Can humanity conquer the virus?

John Gray in New Statesman:

A mutating virus is destroying a world-view that has ruled governments, business and popular culture for a century or more. A model in which humankind was achieving ever higher levels of control over the planet has shaped much of modern thinking. Evolution has been understood as the ascent from primeval slime to unchallengeable human dominance over all other forms of life. Fundamentally at odds with the theory of natural selection, this was never more than pseudo-science. Yet from the late 19th century onwards it became a ruling paradigm, captivating generations of thinkers and inspiring world-changing political movements. Today the myth is crumbling. For the first time in history, using genomic sequencing, natural selection is being observed, in detail and real time, at the level of genes. Evolution is continuing, rapidly, with the virus as the chief protagonist.

The disintegration of a near-ubiquitous world-view presents a curious spectacle. While science is providing a clearer picture of evolution at work than ever before, the impact of the pandemic is to reinforce archetypal fantasies in which evils and misfortunes are blamed on hidden forces and secret cabals. If there is evolution in ideas, it works to propagate some of the worst human beings have conceived. With the aid of growing scientific knowledge, human beings can protect themselves from the virus and renew a reasonably secure way of life. Heroic dedication by doctors, nurses and other defenders of public health has been vitally important in coping with the pandemic. But adjusting to the irreversible changes the pandemic brings will demand clear-headed realism. Clinging to a cod-scientific view of evolution is a hindrance to the task ahead, which is adjusting to a world in which the virus is endemic.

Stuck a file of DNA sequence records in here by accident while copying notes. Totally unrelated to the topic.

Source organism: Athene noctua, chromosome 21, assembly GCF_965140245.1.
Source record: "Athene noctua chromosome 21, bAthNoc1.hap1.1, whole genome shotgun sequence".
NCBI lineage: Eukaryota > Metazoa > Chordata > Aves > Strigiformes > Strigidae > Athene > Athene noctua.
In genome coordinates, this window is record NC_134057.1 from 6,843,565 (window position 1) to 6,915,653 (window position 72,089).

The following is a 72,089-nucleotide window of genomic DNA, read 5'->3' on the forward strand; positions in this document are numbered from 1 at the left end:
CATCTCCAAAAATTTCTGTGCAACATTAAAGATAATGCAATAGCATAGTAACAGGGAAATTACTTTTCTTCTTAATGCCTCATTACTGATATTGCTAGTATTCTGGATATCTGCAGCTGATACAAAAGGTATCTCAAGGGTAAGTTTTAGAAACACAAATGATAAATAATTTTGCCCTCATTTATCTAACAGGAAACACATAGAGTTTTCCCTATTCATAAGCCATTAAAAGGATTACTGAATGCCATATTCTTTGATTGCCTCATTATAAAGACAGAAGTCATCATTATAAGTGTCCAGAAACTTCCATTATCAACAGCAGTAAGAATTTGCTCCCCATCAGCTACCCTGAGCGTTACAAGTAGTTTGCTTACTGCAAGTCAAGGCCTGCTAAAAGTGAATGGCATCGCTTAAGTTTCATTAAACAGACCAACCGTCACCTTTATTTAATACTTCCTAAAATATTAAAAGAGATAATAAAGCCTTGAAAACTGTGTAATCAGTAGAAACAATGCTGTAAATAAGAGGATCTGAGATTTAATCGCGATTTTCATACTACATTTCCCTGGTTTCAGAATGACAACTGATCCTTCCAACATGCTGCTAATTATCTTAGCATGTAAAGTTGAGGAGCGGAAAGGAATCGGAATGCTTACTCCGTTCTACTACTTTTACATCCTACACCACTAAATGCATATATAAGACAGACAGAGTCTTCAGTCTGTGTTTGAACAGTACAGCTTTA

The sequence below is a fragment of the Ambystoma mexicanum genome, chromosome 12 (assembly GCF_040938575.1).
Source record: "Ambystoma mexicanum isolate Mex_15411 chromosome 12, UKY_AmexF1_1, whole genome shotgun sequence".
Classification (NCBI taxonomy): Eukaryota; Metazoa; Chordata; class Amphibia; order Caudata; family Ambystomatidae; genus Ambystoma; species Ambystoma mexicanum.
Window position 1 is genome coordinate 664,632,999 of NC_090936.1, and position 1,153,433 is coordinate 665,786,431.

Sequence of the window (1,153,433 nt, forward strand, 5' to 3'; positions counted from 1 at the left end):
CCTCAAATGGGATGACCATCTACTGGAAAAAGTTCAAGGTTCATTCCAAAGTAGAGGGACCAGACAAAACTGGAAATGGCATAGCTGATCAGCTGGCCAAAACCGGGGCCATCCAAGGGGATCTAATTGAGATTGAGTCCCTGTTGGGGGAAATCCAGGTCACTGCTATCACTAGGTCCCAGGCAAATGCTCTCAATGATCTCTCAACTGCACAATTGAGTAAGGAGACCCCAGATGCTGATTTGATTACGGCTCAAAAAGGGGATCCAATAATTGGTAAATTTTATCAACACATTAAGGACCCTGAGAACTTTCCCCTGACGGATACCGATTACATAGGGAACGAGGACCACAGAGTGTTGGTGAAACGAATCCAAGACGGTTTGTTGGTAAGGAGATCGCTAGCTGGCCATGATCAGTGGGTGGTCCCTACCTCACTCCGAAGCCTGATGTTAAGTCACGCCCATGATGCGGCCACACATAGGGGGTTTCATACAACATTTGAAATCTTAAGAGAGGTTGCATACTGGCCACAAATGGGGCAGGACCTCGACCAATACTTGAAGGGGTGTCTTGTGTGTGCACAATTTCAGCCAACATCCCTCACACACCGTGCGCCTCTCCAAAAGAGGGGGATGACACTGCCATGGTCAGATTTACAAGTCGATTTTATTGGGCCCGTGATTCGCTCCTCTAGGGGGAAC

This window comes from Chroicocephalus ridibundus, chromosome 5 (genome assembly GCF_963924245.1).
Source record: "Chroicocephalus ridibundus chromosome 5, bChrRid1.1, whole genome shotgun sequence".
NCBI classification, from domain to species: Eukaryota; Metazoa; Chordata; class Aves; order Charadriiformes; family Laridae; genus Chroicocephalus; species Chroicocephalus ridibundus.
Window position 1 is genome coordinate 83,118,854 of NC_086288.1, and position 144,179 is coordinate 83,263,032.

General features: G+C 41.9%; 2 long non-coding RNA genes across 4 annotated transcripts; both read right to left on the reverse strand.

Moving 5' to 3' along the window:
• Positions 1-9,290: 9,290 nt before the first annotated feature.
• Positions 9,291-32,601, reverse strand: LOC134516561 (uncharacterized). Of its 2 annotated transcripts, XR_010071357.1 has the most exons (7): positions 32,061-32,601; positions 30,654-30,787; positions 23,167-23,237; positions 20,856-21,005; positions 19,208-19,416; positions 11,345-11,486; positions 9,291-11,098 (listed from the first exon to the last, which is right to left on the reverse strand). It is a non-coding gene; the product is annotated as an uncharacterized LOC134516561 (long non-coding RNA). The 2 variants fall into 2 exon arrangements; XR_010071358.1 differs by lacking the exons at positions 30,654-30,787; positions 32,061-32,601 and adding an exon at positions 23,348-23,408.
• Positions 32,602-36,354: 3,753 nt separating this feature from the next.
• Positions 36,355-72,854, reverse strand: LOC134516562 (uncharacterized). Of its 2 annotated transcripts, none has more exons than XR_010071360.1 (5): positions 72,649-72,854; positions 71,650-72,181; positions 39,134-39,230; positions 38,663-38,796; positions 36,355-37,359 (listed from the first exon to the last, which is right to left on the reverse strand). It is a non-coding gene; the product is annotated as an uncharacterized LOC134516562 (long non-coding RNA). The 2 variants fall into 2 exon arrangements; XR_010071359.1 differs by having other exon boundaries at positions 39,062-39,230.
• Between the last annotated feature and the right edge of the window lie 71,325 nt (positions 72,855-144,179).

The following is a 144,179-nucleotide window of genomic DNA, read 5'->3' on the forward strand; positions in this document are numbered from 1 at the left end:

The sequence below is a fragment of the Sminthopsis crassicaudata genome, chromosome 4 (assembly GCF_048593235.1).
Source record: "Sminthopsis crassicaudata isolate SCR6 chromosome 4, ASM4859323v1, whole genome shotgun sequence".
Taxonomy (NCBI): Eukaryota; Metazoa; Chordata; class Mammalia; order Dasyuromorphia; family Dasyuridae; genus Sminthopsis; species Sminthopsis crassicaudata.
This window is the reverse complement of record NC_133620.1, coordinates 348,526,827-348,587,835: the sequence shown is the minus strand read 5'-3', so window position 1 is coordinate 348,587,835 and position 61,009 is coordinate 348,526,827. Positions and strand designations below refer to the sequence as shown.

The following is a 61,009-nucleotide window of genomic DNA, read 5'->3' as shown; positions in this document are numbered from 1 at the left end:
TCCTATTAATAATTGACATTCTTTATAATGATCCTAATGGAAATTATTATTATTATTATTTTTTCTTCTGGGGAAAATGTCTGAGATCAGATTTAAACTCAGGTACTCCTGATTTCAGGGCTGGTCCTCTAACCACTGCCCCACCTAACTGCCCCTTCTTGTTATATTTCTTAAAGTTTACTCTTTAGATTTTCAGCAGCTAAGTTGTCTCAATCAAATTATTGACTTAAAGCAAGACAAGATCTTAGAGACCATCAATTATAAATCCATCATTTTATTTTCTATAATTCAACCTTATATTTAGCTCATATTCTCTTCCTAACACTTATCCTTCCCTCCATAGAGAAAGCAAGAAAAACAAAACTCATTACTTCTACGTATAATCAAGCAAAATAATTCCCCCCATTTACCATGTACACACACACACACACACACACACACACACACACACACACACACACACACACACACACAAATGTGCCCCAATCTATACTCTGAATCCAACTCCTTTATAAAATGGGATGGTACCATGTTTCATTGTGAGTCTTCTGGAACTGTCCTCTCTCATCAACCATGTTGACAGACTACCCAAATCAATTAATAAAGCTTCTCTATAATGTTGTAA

More here.